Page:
Experimental Investigation of Nanoparticle Adsorption and Pore Blockage in Intermediate Wet Berea Sandstone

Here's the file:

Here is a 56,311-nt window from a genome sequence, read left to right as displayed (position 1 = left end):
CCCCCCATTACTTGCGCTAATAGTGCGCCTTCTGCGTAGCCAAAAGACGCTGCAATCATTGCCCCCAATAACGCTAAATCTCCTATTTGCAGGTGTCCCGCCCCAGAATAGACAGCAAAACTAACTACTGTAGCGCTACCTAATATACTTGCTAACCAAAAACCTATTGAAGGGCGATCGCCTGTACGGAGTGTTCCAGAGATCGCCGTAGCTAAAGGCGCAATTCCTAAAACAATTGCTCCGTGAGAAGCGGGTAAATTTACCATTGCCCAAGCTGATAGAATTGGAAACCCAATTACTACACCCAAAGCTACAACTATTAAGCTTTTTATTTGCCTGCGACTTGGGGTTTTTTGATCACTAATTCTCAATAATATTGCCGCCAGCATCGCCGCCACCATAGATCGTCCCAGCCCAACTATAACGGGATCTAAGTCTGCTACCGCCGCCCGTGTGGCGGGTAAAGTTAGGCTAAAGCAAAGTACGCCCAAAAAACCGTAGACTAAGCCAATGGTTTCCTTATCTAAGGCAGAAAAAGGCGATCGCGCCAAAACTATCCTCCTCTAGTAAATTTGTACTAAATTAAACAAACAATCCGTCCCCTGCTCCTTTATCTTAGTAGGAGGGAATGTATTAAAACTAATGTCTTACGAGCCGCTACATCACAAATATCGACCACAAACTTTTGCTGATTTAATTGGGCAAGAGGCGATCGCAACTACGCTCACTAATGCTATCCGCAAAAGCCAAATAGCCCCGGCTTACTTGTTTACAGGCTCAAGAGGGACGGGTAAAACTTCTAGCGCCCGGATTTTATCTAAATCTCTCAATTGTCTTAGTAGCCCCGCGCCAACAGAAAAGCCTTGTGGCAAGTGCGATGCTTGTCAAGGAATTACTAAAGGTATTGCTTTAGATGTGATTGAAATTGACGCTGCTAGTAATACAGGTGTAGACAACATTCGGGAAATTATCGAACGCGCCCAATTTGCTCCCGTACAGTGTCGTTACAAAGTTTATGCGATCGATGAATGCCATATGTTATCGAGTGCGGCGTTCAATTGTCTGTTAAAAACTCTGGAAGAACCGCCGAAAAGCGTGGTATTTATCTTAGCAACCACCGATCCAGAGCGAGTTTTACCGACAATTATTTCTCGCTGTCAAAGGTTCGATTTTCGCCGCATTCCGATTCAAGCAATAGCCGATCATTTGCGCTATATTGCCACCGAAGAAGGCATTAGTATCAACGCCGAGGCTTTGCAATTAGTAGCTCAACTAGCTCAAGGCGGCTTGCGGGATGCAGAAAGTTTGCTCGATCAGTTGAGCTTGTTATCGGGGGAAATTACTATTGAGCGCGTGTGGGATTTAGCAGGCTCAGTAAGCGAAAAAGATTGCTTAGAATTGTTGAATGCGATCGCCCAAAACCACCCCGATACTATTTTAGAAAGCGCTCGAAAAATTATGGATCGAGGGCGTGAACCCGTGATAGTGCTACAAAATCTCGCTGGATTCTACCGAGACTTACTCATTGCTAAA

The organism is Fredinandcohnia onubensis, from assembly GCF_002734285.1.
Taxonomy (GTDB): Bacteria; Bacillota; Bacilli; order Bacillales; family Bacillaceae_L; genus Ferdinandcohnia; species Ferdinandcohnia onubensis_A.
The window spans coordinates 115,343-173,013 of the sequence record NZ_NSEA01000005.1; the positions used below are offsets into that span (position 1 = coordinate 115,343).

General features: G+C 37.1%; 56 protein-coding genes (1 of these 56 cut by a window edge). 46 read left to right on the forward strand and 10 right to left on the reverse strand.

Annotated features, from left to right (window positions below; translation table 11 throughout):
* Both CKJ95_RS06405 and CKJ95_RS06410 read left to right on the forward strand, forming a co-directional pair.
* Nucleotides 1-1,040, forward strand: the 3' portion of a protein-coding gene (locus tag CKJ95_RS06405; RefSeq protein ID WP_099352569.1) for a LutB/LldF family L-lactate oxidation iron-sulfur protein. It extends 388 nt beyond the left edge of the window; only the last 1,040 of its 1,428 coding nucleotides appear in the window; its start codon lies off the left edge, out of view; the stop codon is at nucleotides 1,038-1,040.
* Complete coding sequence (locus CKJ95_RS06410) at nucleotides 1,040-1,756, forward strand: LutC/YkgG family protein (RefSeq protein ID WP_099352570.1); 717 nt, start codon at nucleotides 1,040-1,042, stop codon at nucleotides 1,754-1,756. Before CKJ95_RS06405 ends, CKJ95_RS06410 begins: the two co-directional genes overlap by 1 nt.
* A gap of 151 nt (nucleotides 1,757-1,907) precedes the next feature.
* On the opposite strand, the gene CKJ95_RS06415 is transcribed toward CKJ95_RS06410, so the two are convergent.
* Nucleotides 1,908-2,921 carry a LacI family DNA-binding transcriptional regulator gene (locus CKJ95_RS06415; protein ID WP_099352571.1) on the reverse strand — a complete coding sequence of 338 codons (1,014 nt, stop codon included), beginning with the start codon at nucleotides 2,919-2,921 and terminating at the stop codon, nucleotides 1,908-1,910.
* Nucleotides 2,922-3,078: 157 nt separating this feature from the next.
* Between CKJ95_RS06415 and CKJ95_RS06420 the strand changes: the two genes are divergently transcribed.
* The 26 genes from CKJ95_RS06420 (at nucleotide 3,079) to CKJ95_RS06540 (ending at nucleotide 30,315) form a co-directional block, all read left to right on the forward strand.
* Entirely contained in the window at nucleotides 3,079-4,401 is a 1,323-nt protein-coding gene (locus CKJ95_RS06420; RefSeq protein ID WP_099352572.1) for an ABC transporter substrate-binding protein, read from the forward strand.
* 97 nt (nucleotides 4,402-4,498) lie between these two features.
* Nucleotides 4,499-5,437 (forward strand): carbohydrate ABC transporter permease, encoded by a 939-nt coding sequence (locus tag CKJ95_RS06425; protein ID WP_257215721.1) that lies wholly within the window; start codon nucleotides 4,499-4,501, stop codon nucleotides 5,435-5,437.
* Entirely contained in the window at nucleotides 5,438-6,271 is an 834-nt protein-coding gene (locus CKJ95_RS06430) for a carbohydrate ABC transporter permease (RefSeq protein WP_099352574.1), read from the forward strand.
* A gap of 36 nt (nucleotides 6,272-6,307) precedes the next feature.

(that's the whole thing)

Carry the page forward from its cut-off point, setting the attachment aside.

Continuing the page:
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The global demand of energy is increasing with the growing population, and an increased consumption of available resources is therefore required. Even though there has been more focus on renewable energy over the last years, oil is still the main source of energy worldwide (IEA and OECD, 2016). Thus, continued oil extraction is necessary to satisfy the growing energy demand until it can be replaced by renewable alternatives. Since oil is non-renewable, the production must be maintained by either discovering new hydrocarbonreservoirs,orbyimprovingtheoilrecoveryinthereservoirs. Conventionalproduction methods are seldom capable of producing more than 40 % of the reservoir oil (Schlumberger, 1998d), which means that there is a large potential for enhanced the oil recovery (EOR). The use of nanotechnology is beneﬁcial in a range of ﬁelds, and its applications have also been suggested for the upstream sector of the petroleum industry (Lau et al., 2016). Silica (SiO2) nanoparticles have proved to be efﬁcient for EOR in a range of laboratory core ﬂoods (Hendraningrat et al., 2012; Li et al., 2013; Ogolo et al., 2012; El-Diasty, 2015),and a combination of rock wettability alteration and reduction of interfacial tension (IFT) between oil and water are believed to be the main oil displacement mechanisms. Since silica nanoparticles consist of 99.8% SiO2 (Evonik, 2015), which is the main mineral in sandstone, they are are also considered environmentally friendly. This solves the legality issues related to ﬁeld injection of EOR formulations in countries with a strong environmental policy. However, silica nanoparticles are easily destabilized when they are dispersed in saltwater and exposed to high temperature, which are regular sub-surface conditions. In this master s thesis, I have looked at the EOR potential of nanoﬂuids and the technical feasibility of ﬁeld implementations. Laboratory experiments have been conducted to investigate the propagation of silica nanoparticles at various conditions, as this is important for the feasibility of ﬁeld implementations. The nanoparticles were injected in intermediate wet Berea sandstone cores, since these were believed to represent many of the world s oil saturated sandstone reservoirs(Cosentino, 2001). Nanoparticle retention during transportation through the cores was studied, and a simple stabilizer was demonstrated to counter spontaneous nanoparticle aggregation at reservoir conditions. The results from the laboratory experiments showed that the formation damage from regular nanoﬂuid injection is severe and almost makes the rocks impermeable. The formation damage was reduced when stabilizer was added to the nanoﬂuids, but the improvement was too small for a ﬁeld implementation of the EOR method. In order to study nanoparticle propagation at reservoir conditions, the ﬂow rate was lowered and the temperature was elevated. This resulted in increased nanoparticle retention, and complete pore blockage after only 2 PVs of injection. This emphasizes the need for methods to stabilize nanosilica suspensions at reservoir conditions.